Around the Home
- Check for drippy faucets: Repair dripping faucets by replacing washers. Drips add up. Just one drop per second adds up to 2,700 gallons a year wasted!
- Washing dishes: Only use the dishwasher when fully loaded.
- Water temperature: When adjusting water temperature, keep the flow of water as low as possible to balance the temperature.
- Making use of extra water: Never put water down the drain when there may be another use for it such as watering a plant or garden, or for cleaning.
- Washing: Consider reuse towels or other items prior to washing.
- Laundry: Wash only full loads of laundry or use the appropriate water level or load size selection on the washing machine.
- Save water and energy: Set your washing machine to use cold water rather than hot or warm water.
- Look for the Label: The average family spends $1,100 per year in water costs. The WaterSense label will help you identify high-efficiency products, homes, and programs.
In the Kitchen
- Steaming vegetables: Use water left-over from steaming vegetables as a soup base, or let it cool and pour on plants in your garden as they can use the nutrients, too!
- Thawing frozen foods: Defrost overnight in the refrigerator or if needed the same day, in a microwave or in a bowl of water, not under running water.
- Cooking: Never use any pan than is larger than necessary for the meal you are cooking.
- Ice cubes: If you accidentally drop an ice cube, don’t throw it in the sink, put it in a houseplant.
- Hand washing dishes: Fill one sink with soapy water and quickly rinse under a slow-moving steam of water from the faucet.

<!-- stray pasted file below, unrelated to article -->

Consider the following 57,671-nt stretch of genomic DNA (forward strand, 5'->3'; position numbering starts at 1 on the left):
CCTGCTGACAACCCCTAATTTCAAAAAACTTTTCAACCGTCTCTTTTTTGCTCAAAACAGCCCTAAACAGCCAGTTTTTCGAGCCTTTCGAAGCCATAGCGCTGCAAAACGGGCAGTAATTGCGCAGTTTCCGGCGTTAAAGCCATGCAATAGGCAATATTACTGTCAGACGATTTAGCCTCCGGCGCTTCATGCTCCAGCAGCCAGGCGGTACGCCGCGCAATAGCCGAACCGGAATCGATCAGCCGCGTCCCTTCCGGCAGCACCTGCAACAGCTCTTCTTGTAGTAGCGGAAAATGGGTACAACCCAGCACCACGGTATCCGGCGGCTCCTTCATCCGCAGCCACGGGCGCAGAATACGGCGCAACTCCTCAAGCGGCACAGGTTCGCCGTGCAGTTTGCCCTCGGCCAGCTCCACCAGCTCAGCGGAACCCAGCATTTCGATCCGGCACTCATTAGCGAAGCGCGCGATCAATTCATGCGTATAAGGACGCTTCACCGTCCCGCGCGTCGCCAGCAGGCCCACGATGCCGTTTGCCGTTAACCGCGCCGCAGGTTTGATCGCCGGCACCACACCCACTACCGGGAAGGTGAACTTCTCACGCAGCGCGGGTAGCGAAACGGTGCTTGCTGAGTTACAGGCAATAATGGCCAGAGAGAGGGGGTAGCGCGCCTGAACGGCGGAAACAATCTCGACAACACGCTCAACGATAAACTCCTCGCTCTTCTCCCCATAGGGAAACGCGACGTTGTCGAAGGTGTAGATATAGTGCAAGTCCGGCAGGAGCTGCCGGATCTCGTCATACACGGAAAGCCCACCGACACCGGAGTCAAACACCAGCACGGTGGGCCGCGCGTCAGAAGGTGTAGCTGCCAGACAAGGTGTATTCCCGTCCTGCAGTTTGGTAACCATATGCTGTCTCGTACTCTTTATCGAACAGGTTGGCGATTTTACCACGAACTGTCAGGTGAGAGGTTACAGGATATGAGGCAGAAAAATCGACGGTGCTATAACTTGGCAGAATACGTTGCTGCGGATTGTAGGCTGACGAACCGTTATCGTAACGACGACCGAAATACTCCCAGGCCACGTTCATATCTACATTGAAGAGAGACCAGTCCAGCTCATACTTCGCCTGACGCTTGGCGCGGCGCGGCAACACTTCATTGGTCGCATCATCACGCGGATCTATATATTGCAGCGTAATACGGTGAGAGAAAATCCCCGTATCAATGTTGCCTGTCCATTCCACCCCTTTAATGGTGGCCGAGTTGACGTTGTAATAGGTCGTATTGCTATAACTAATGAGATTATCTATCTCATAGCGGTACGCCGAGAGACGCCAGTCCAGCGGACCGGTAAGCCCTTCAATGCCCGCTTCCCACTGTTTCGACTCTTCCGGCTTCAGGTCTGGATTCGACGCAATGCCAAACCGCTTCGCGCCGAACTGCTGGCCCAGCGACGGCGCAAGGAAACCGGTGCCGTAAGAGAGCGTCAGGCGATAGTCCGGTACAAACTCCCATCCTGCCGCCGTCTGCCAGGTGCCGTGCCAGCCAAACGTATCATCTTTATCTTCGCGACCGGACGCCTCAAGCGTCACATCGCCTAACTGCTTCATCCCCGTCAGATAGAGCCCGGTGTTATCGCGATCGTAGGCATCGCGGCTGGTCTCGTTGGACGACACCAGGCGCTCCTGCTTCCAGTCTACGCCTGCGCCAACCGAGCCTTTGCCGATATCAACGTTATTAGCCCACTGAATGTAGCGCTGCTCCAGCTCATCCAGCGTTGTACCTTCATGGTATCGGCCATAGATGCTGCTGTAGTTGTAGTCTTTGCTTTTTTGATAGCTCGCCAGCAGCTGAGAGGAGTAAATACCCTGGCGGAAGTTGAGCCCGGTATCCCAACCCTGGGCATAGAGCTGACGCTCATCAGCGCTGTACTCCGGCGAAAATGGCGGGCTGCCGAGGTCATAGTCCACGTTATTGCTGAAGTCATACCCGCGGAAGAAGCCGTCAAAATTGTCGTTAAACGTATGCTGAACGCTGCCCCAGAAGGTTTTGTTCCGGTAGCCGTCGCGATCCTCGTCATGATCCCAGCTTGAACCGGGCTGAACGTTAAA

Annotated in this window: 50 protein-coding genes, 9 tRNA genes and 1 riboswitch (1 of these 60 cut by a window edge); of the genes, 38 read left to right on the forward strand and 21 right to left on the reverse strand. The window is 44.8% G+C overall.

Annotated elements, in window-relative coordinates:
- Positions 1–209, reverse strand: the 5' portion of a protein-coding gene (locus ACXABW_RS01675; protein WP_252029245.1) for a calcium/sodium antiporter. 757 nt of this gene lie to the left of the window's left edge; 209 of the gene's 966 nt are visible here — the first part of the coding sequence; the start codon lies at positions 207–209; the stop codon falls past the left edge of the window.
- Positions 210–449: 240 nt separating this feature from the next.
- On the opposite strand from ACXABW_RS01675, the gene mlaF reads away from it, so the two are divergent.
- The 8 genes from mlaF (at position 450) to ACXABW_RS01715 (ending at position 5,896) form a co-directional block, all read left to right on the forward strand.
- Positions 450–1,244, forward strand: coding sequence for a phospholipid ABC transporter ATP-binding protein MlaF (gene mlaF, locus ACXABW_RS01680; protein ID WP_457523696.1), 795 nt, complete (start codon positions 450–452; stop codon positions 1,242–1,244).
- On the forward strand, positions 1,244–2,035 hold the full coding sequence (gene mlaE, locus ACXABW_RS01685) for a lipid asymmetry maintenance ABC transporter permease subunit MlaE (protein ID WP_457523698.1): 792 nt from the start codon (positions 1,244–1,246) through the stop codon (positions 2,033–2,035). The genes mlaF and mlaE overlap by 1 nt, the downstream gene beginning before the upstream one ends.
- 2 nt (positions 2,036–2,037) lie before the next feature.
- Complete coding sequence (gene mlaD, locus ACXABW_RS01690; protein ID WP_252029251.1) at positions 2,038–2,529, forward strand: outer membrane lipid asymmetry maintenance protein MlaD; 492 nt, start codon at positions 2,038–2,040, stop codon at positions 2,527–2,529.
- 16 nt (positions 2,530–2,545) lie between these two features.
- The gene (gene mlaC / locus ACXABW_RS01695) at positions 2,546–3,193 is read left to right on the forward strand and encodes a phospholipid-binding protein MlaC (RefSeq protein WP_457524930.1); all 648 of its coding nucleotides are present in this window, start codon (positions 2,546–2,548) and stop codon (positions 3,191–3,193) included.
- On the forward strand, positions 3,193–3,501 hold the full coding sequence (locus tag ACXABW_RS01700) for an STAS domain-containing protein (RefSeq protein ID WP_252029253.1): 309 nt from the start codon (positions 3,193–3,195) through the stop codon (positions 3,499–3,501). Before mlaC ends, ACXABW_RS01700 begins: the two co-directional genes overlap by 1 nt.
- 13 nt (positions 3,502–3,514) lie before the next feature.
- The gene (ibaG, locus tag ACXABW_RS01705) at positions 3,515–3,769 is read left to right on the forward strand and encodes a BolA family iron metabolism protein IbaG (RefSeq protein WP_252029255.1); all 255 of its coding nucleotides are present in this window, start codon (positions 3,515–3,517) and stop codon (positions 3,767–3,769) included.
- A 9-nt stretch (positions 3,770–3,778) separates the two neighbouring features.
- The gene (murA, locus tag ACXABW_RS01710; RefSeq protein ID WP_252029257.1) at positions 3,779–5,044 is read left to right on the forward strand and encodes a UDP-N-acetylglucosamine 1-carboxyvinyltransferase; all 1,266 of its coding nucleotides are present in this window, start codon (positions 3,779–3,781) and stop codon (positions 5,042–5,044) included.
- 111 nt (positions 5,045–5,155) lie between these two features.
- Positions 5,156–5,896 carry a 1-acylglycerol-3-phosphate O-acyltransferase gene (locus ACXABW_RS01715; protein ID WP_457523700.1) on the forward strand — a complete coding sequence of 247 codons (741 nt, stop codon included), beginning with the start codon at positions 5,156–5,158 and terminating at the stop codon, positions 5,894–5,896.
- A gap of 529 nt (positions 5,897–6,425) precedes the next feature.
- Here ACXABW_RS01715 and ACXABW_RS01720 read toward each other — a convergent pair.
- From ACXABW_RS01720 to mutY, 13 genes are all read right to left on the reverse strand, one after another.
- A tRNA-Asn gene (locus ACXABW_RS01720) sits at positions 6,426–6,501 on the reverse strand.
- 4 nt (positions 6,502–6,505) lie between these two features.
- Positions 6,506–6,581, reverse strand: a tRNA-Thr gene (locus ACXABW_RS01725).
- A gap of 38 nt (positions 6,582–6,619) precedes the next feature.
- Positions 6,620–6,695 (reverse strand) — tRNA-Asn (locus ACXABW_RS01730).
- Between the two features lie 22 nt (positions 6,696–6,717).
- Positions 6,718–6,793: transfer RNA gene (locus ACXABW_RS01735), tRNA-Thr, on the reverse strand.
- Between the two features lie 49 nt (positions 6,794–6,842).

- Washing produce: Wash produce in a bowl of water rather than under running water.
- Garbage disposal: Make minimum use of a garbage disposal, and put non-meat food scraps into a composter. Your city may have a program in place to provide you with a low cost composting system.
In the Bathroom
- Showering: Take shorter showers and install low-flow shower heads. Look for the models that allow you to cut-off the flow without adjusting the temperature knobs. A lot of water is wasted when you are trying to get just the right temperature.
- Taking a bath: Close the drain prior to turning on and adjusting the temperature. Only fill tub 1/3 full.
- Using the bathroom sink: Brush teeth while water heats up for shaving or washing face.
- Greywater: Have a plumber re-route your “greywater” (leftover water from washing machines, shower and baths) into the garden where plants will appreciate it. Check city and county codes first in case they have specific rules to follow
- Toilets: replace handles if they tend stick in the running position. Install a low-flow or dual-flush toilet. Check for toilet tank leaks by adding food coloring to the tank. If the toilet is leaking, color will appear within 30 minutes. Check the toilet for worn out, corroded or bent parts. Most replacement parts are inexpensive, readily available and easily installed. (Flush as soon as test is done, since food coloring may stain tank.)
Big Indoor Water Saving Fixes
- Look for hidden water leaks: Read your water meter before and after a two hour period when no water is being used. If the meter does not read exactly the same, there is a leak.
- Hot water: Consider installing an instant water heater for your kitchen sink so you don’t have to let water run while it heats up.
- Pipes: Insulate your water pipes. You’ll get hot water faster and avoid wasting water while it heats up.
- Water softening systems: Install water softening systems only when necessary. Save water and salt by running the minimum amount of regenerations necessary to maintain water softness. Turn softeners off while on vacation.
- Certified Professionals: Consult with a plumbing professional, and look for the WaterSense label when considering a new toilet, faucet, or showerhead, you could increase your home’s water efficiency.
- Understand your Water Bill: First Step to practice water conservation is to understand how much water you use. Review your next water bill and use the WaterSense steps to understand your water usage.